There was a guy who owned a video store where we shot the film and he gave us permission to shoot there, and my idea was that all the box covers would come to life, and you’d hear all the sounds of the rats and the bears. Everything would be pursuing her in a weird dream-like quality because of course she wakes up and she’s actually in the car and drives off the road. I thought that was also something you never see. People wake up from a nightmare in bed, but never behind the wheel of a car! (Laughs)

That’d be a nice little two-punch opening. It was fun to throw in all the boxes. The question was could we legally get away with that. But if you’re shooting in a real video store and it was a real video store, that’s allowed.

How about the title sequence for THERE'S NOTHING OUT THERE? Because it’s actually a really cool impressive little title sequence for a low-budget horror film.

The title scene was in the original script design. I didn’t want to stop the film but to have the tentacle come up and have us sort of travel through the tentacle and have this whole twisty-turny DR. WHO-ish title scene. And then come out at the other side of it in the hallway leading to the classroom, that way the film never really stops. I’m always looking for those kind of transitions. I thought it’d also be fun to throw in lines from the movie during the credit sequence.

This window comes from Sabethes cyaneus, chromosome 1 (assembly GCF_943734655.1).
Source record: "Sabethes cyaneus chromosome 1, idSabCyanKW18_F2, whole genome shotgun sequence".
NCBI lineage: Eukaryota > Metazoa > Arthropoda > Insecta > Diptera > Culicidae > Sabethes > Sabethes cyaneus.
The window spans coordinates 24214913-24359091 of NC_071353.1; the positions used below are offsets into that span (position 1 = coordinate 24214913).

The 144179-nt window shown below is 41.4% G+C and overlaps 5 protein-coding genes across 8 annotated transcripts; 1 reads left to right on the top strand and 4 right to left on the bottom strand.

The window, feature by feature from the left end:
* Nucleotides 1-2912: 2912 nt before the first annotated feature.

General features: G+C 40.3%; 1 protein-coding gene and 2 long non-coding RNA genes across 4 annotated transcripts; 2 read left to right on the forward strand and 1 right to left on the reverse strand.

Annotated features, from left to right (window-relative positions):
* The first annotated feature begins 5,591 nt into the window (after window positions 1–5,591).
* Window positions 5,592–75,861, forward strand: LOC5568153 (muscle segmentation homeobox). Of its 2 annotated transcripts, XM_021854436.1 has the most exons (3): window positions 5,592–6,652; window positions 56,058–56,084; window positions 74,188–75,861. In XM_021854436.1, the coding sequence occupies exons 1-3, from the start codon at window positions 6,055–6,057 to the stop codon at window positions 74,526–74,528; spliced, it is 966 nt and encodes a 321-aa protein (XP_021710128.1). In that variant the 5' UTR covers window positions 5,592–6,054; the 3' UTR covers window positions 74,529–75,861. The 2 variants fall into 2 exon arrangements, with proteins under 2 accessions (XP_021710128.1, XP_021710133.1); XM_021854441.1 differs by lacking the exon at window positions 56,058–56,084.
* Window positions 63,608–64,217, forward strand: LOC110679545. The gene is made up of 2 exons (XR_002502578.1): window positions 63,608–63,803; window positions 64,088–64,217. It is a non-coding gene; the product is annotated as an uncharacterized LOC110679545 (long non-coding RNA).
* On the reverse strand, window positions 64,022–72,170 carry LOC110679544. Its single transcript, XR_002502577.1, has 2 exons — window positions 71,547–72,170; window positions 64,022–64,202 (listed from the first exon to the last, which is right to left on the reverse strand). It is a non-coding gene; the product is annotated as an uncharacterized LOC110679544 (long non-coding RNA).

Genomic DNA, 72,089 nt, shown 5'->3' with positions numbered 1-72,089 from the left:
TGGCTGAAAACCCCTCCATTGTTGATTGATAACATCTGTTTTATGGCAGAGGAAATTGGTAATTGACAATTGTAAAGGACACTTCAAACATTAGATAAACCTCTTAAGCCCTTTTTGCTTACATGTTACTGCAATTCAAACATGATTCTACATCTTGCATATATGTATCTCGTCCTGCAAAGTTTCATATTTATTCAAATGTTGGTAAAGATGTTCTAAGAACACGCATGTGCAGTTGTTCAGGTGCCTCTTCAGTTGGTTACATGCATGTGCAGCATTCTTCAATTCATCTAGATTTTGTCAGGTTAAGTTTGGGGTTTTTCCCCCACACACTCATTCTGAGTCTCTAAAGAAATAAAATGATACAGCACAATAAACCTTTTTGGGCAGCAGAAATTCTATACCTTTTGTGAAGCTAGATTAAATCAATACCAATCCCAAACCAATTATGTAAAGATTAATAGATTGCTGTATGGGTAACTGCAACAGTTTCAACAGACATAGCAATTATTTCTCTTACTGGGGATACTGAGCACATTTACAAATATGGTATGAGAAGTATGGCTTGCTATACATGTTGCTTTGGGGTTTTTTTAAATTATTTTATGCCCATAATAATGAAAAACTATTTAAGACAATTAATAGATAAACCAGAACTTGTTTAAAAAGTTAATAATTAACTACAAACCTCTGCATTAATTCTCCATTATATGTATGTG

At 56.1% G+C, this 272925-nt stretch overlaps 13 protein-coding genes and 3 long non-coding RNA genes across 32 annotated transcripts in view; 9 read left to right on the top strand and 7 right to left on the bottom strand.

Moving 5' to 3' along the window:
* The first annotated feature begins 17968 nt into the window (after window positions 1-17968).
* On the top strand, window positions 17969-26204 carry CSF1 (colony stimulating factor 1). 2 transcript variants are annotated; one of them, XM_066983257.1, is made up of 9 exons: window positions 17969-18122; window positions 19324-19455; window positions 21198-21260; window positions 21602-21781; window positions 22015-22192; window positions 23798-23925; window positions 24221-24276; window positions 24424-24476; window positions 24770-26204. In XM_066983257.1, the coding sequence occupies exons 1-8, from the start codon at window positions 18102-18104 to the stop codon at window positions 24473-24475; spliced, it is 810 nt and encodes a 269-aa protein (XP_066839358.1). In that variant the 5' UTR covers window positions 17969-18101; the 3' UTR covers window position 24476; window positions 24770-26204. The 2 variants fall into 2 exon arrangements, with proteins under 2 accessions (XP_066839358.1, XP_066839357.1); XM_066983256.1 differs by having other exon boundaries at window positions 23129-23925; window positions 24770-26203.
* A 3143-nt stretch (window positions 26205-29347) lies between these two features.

They were doing that in movies at the time during end title sequences, so we thought it’d be fun to give audiences a little preview by putting in some of the one-liners of the movie in the opening titles. It was a really nice title sequence. It was all done by this great FX house who gave us a great deal and who had worked with my father for many, many years so it was all deferred. We had to wait a while for the title sequence to be done but it turned out great and it was actually shot on 35. On the big screen in particular, it looked wonderful for a low-budget film to have a title sequence like that.